As a result of two wet summers, I understand butterflies are in trouble, which seems very sad. Seeing these colourful insects surely gives us all pleasure, unless they are white and heading for
your cabbage patch!
Perhaps one might ask what benefit butterflies are in a garden?
Well, not much, except they are beautiful and if you have lots of butterflies, the chances are you have plenty of other insects that are beneficial such as bees, bumbles, ladybirds, hoverflies and
Butterflies are a sure indication that the environment is healthy and happy.
Have you ever watched carefully to see if butterflies are stopping in your garden, or simply fluttering by? Have you counted how many different species you see? By some careful planning and
planting, we can not only attract more in number, but also increase the number of different species significantly. Adult butterflies need nectar rich flowers on which to feed. I am sure we have all
enjoyed watching them on Buddleja davidii in the late summer. It is known as the “Butterfly Bush” with good reason.
However, butterflies also need flowers that are out earlier in the year. I noticed the winter heather and aubretia were visited hungrily by the earliest brimstones, commas and peacocks in my garden
this year, even as early as March. Wallflowers, honesty and sweet rocket are also popular. By the same token, autumn-flowering plants are crucial for butterflies so they are in fine fettle before
the onset of winter. Michaelmas daisies (aster sps.), Sedum spectabile, Ceratostigma, dahlias (single types), helenium, sunflowers and many other daisies will not only flower until the first frosts
but will also provide essential nectar for butterflies. There are, of course, many mid-season flowers to choose from but the most popular with the butterflies would include varieties of scabious,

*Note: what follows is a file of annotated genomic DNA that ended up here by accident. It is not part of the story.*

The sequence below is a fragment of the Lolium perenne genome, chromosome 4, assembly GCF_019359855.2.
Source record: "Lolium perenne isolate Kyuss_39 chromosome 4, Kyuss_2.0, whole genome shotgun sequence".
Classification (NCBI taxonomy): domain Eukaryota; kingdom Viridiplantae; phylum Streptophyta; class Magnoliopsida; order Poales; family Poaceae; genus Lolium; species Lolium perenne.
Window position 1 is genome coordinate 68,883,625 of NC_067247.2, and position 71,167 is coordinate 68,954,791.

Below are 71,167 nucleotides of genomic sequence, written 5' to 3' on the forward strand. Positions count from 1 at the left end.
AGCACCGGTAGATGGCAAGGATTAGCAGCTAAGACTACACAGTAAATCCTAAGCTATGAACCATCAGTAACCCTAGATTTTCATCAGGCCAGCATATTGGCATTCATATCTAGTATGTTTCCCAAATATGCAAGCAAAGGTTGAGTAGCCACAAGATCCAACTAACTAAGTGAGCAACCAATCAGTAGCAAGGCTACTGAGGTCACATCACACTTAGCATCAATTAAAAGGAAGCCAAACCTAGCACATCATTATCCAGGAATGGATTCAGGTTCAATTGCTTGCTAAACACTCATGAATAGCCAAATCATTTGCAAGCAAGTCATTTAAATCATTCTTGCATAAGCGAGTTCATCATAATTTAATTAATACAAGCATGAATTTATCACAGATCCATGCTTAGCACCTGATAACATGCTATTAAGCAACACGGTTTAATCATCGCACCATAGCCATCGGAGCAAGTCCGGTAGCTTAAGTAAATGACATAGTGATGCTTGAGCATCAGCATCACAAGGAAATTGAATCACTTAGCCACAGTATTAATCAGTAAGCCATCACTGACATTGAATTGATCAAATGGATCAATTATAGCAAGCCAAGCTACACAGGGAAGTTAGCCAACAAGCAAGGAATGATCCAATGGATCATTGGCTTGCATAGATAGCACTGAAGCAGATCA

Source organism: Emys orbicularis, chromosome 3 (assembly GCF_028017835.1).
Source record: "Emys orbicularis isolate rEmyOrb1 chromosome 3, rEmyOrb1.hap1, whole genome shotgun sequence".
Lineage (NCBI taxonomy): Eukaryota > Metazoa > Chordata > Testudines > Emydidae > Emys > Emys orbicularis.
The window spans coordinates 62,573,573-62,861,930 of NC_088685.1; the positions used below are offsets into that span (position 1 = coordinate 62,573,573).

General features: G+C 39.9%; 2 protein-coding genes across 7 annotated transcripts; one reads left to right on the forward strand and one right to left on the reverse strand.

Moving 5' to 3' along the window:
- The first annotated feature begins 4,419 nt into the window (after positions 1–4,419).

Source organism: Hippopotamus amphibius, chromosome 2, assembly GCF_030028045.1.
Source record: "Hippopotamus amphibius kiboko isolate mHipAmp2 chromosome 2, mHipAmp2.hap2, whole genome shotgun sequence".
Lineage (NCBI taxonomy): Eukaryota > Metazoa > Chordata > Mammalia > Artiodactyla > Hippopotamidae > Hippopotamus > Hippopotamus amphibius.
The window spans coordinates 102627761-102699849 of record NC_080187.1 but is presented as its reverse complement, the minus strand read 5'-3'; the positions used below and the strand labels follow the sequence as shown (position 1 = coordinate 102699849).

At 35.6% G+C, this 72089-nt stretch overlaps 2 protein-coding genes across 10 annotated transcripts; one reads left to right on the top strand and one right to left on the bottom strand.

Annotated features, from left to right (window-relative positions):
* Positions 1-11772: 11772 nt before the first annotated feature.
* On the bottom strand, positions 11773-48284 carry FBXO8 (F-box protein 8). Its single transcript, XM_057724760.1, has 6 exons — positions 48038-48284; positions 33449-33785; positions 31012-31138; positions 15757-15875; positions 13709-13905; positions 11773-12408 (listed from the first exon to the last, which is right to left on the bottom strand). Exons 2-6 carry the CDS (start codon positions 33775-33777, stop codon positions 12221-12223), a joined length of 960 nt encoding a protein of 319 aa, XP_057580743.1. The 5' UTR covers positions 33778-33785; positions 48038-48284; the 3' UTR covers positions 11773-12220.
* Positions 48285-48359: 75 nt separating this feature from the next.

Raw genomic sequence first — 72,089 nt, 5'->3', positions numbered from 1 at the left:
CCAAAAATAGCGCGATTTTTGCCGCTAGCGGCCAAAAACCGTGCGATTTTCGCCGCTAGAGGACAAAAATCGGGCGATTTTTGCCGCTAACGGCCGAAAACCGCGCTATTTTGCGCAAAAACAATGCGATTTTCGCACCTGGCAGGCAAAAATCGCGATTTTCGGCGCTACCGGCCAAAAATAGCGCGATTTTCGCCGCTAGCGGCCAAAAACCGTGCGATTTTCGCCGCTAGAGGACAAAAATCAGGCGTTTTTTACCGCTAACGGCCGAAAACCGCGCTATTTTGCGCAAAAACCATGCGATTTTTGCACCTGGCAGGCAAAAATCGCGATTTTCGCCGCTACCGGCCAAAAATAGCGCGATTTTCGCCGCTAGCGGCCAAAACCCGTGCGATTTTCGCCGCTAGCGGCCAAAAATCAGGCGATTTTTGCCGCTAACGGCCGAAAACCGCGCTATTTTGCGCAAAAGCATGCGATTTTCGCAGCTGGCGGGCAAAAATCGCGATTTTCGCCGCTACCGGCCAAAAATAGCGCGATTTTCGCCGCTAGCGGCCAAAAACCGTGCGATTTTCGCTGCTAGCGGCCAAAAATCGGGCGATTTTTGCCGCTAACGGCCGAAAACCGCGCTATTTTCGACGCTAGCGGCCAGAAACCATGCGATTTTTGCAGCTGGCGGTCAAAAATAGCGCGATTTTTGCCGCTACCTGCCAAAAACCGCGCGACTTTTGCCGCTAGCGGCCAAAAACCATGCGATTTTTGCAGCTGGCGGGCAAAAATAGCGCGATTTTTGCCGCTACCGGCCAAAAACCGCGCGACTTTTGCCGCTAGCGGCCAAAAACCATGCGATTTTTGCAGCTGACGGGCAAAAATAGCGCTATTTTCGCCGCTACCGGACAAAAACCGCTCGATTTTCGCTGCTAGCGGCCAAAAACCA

thistles (Echinops, Eryngium, cardoons etc), phlox, stock, achillea, red valarian and verbena, especially V. bonariensis.
These are just a handful of many and if you only have a window-box, include some candytuft, heliotropes, forget-me-nots or sweet williams and you are sure to see a butterfly or two stopping to
The most popular flowers of all in my garden tend to be herbs.
Mint, thyme, lavender, hyssop, chives, catmint and – particularly popular – marjoram and oregano, are not only good for the butterflies but are often visited by another wonderful insect, the
humming-bird hawk moth, which inserts its long proboscis into the flowers with demon accuracy as it hovers.
Providing a food source for the caterpillars is also important. You can net your brassicas to keep off the white butterflies but you could also plant some nasturtiums for the larvae instead. Most
caterpillars seem to live on what we would generally call “weeds”, such as nettles, garlic mustard, thistles and native grasses. If you have space, turn over a corner of the garden to long grass
and encourage the nettles and wild flowers. Do not be too hasty to chop it back in the autumn as the pupating insects will mostly be hiding in there: leave it until spring before tidying up. Native
mixed hedges are also good for butterflies. They offer somewhere to shelter, as well as a hiding place for other insects and small mammals. The best plants to include in such a hedge would be
blackthorn, holly, dogwood, wild privet, hawthorn and buckthorn. Adult butterflies hide in log-piles, behind fence panels or in the shed over the winter. The first sunny days will bring them out of
hiding but do not be too hasty to release any you find in the house if the weather is not warm enough. Transfer them instead to the shed or a cool outbuilding if you have one.
Although it may be stating the obvious, do avoid using insecticides. Nature, over time, will control most of your pests and your garden will have a natural balance where, for example, birds and
ladybirds control the aphids on your roses. Many insecticides are horribly indiscriminate.
Let’s hope this summer is sunny and warm for our butterflies, and that you have many visiting your gardens in the coming months.